IJSRP, Volume 3, Issue 12, December 2013 Edition [ISSN 2250-3153]
Edison D. Macusi, K.H.M. Ashoka Deepananda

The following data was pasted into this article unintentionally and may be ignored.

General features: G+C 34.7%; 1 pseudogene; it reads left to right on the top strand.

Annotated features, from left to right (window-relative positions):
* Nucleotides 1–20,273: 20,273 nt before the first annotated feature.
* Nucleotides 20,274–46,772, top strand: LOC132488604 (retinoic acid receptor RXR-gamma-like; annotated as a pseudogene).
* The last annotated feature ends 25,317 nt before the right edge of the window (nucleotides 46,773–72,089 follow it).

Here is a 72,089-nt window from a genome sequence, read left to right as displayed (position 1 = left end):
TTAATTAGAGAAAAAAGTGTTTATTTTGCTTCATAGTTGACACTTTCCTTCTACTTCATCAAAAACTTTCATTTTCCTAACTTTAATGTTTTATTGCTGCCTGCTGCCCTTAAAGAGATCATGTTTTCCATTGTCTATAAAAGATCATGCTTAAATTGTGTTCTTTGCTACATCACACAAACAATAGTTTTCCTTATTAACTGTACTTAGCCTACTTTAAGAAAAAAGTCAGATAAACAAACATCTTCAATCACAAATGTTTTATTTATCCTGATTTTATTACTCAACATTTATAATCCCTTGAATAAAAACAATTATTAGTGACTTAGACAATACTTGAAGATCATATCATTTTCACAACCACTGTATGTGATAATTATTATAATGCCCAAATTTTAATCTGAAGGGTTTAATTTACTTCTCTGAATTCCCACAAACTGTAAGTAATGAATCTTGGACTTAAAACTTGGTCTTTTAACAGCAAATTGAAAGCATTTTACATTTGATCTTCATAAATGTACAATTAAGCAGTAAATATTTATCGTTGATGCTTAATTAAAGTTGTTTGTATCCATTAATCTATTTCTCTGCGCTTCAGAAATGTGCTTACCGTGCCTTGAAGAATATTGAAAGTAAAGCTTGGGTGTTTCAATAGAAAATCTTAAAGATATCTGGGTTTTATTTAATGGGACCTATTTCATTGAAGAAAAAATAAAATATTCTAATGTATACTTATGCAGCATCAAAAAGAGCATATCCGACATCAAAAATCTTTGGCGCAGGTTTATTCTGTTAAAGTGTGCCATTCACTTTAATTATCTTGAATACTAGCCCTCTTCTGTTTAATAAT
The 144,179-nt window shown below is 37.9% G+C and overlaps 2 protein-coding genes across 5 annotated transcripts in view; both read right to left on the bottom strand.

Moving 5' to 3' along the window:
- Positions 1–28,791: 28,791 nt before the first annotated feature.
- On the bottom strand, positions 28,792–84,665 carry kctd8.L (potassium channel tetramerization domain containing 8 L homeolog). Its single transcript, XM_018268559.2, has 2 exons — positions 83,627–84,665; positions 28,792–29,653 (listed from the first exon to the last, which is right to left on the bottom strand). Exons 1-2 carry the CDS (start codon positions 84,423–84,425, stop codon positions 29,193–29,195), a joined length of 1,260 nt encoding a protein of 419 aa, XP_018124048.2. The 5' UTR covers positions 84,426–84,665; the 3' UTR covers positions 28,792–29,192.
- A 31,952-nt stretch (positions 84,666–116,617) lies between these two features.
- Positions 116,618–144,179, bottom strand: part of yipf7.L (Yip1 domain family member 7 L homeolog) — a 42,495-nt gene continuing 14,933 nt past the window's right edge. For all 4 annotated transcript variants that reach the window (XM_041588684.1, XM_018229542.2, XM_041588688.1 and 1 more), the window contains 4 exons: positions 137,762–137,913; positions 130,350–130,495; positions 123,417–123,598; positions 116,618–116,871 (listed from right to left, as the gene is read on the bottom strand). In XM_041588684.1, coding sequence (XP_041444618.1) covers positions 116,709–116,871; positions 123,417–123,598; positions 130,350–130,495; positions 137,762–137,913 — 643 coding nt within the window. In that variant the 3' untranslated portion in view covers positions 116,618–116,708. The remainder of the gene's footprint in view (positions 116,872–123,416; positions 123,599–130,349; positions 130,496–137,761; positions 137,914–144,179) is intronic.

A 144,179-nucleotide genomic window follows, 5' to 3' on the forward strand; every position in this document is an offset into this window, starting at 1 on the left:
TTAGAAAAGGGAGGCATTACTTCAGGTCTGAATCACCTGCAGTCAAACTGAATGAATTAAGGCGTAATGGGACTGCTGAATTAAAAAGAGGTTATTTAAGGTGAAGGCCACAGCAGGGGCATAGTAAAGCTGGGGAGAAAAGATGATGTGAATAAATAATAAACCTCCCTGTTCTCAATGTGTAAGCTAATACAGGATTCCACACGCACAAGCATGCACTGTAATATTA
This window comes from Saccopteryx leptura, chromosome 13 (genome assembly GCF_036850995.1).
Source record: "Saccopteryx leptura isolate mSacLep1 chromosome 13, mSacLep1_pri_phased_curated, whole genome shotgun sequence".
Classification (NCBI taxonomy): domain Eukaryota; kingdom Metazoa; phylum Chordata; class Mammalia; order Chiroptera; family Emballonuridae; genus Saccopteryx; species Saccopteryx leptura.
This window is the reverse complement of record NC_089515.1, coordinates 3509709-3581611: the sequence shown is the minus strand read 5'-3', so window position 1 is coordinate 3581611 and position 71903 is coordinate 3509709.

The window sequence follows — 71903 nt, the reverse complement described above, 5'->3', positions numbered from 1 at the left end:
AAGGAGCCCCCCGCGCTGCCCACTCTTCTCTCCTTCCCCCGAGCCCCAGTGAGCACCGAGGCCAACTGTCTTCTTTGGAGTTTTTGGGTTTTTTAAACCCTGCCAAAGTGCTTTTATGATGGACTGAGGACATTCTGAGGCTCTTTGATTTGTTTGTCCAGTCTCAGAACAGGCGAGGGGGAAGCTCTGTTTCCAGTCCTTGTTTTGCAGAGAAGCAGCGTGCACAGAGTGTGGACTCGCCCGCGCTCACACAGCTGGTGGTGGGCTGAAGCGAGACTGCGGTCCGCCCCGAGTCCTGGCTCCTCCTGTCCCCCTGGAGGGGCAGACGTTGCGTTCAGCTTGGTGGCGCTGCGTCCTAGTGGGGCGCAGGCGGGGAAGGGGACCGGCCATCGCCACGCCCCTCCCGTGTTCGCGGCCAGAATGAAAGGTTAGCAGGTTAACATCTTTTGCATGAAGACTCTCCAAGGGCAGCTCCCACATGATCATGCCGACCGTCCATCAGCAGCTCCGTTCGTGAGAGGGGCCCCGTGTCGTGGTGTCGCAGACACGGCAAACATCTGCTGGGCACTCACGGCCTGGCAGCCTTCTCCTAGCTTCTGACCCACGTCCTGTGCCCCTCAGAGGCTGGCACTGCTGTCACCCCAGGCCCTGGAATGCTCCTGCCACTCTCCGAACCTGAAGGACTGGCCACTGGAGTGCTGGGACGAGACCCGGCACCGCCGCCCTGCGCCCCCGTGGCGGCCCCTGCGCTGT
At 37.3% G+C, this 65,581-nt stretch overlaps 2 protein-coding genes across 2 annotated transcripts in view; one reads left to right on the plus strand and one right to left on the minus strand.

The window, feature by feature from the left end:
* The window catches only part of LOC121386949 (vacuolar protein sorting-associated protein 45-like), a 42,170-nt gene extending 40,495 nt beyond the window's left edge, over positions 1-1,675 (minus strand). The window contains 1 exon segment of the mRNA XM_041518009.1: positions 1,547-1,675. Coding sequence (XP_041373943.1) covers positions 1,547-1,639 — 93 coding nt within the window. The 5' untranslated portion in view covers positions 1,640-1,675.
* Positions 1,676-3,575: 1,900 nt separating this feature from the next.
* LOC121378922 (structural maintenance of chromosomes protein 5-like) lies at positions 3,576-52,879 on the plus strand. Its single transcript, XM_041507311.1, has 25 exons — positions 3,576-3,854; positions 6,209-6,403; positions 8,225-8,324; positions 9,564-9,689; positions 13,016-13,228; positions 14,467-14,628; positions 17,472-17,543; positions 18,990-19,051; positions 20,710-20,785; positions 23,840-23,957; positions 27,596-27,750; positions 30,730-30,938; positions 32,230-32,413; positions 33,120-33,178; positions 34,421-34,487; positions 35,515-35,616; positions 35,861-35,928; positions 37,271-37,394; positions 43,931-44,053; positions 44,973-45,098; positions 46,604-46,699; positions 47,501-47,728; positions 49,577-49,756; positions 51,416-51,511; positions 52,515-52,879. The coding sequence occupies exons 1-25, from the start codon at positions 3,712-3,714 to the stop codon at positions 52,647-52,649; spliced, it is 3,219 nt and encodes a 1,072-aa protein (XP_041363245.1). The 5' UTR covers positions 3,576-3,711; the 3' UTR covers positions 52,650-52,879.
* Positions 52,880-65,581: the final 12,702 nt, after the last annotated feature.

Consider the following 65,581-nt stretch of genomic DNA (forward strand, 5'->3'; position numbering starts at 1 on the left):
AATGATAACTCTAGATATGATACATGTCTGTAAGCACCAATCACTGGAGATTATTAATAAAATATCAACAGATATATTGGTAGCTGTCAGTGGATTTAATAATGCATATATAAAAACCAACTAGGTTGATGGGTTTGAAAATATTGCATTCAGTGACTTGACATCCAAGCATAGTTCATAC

Experiments in tropical rocky intertidal habitats across the globe have identified various effects of biological and physical factors on algal assemblage. High- and mid-intertidal rocky shores in tropical areas are exposed, with varying degrees, to the same physical factors such as temperature, heat, desiccation, shore height, supply of sediment and nutrients that affects temperate rocky shores. The degree of exposure to physical extremes however determines the structure of assemblage in most tropical rocky shores. The low shore is often controlled by biological factors, i.e., grazing and predation by mollusks, fishes, amphipods, crabs, and iguanas, while the high shore is mainly controlled by physical factors. It appears that the keystone species concept may not apply to tropical rocky shore communities. Reasons for this include indirect effects, overlapping food requirements and a diffuse predation due to a diverse set of assemblage that may mask the effect of one species. Present paper compare the several studies carried out in Hong Kong and Panama on tropical rocky shore consumer interactions. Studies on the effects of physical disturbances in coastal areas such as storms or typhoons are rare and there were little studies dealing with interactions of the sub tidal coralline algae and the low shore algae in tropical areas. More experimental work across a variety of spatial and temporal scales are therefore needed to determine significant biological and physical processes affecting the structure of algal assemblage across broad areas in the tropics.